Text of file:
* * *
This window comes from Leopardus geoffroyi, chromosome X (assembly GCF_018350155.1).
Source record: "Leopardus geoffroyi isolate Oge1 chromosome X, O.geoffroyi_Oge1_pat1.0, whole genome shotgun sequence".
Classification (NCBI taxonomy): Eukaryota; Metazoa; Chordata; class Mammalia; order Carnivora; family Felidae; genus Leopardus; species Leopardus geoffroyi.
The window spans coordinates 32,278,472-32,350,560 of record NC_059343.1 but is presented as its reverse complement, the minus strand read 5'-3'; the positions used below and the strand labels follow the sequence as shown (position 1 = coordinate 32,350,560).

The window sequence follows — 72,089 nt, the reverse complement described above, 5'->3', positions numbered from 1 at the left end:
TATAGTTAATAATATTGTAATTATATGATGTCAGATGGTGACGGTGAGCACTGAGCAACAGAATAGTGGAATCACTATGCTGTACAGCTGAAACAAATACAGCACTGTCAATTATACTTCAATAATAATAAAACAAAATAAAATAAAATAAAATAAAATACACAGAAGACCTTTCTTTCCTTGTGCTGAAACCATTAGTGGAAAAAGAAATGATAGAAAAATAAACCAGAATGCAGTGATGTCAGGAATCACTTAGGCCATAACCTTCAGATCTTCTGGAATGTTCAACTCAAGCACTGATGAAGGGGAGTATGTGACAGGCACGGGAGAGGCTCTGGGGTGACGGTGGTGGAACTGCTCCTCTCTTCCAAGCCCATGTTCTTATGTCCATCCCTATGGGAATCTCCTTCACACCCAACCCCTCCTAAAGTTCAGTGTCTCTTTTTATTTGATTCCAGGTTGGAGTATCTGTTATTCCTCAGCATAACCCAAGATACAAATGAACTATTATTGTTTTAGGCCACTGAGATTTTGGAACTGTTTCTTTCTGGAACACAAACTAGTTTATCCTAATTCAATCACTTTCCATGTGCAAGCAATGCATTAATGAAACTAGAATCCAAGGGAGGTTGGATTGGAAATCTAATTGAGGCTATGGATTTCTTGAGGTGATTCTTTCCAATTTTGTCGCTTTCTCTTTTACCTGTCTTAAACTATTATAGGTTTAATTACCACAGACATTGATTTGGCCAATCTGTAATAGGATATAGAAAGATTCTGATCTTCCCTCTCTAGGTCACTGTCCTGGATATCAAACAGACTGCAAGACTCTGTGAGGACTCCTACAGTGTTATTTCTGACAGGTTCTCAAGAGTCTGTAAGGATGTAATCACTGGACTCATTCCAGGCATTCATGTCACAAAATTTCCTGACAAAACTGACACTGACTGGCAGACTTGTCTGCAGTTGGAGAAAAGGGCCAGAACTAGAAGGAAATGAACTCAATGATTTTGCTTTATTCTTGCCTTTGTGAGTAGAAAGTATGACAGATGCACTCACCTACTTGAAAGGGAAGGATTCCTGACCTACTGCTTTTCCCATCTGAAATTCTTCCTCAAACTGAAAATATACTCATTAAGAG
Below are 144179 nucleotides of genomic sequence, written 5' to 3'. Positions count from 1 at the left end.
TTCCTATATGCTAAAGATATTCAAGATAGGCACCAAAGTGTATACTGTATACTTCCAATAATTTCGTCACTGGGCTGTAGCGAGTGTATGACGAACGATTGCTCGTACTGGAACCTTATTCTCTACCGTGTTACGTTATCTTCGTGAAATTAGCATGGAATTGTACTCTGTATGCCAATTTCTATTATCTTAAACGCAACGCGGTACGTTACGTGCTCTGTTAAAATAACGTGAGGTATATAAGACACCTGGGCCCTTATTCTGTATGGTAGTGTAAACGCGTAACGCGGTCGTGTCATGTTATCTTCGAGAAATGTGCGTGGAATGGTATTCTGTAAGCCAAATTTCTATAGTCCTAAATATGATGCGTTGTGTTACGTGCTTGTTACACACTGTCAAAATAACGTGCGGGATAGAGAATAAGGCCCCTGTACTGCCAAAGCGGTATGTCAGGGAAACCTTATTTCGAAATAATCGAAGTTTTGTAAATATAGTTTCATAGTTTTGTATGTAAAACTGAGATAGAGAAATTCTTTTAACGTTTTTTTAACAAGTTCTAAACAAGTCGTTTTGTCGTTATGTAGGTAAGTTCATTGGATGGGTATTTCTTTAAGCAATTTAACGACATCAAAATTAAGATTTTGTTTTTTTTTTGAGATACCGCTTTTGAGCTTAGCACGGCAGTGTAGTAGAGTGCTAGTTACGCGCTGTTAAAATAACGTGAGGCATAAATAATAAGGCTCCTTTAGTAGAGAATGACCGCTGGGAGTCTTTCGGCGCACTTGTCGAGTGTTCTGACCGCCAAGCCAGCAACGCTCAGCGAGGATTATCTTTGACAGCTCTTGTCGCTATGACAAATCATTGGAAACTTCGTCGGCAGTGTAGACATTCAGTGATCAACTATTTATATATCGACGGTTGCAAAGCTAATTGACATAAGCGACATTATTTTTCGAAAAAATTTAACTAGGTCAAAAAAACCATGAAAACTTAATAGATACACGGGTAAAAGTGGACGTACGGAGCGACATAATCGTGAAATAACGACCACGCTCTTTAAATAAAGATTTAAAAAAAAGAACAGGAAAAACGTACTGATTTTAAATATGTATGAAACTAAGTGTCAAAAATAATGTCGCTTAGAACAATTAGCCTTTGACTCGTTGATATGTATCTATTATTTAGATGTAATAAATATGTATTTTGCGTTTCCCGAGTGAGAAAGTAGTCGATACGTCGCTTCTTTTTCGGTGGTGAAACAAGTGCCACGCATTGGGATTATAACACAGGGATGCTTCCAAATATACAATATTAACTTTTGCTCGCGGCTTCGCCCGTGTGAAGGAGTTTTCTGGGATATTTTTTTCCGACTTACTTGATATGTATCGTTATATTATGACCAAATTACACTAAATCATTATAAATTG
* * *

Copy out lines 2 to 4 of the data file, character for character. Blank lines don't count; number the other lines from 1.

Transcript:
Source record: "Leopardus geoffroyi isolate Oge1 chromosome X, O.geoffroyi_Oge1_pat1.0, whole genome shotgun sequence".
Classification (NCBI taxonomy): Eukaryota; Metazoa; Chordata; class Mammalia; order Carnivora; family Felidae; genus Leopardus; species Leopardus geoffroyi.
The window spans coordinates 32,278,472-32,350,560 of record NC_059343.1 but is presented as its reverse complement, the minus strand read 5'-3'; the positions used below and the strand labels follow the sequence as shown (position 1 = coordinate 32,350,560).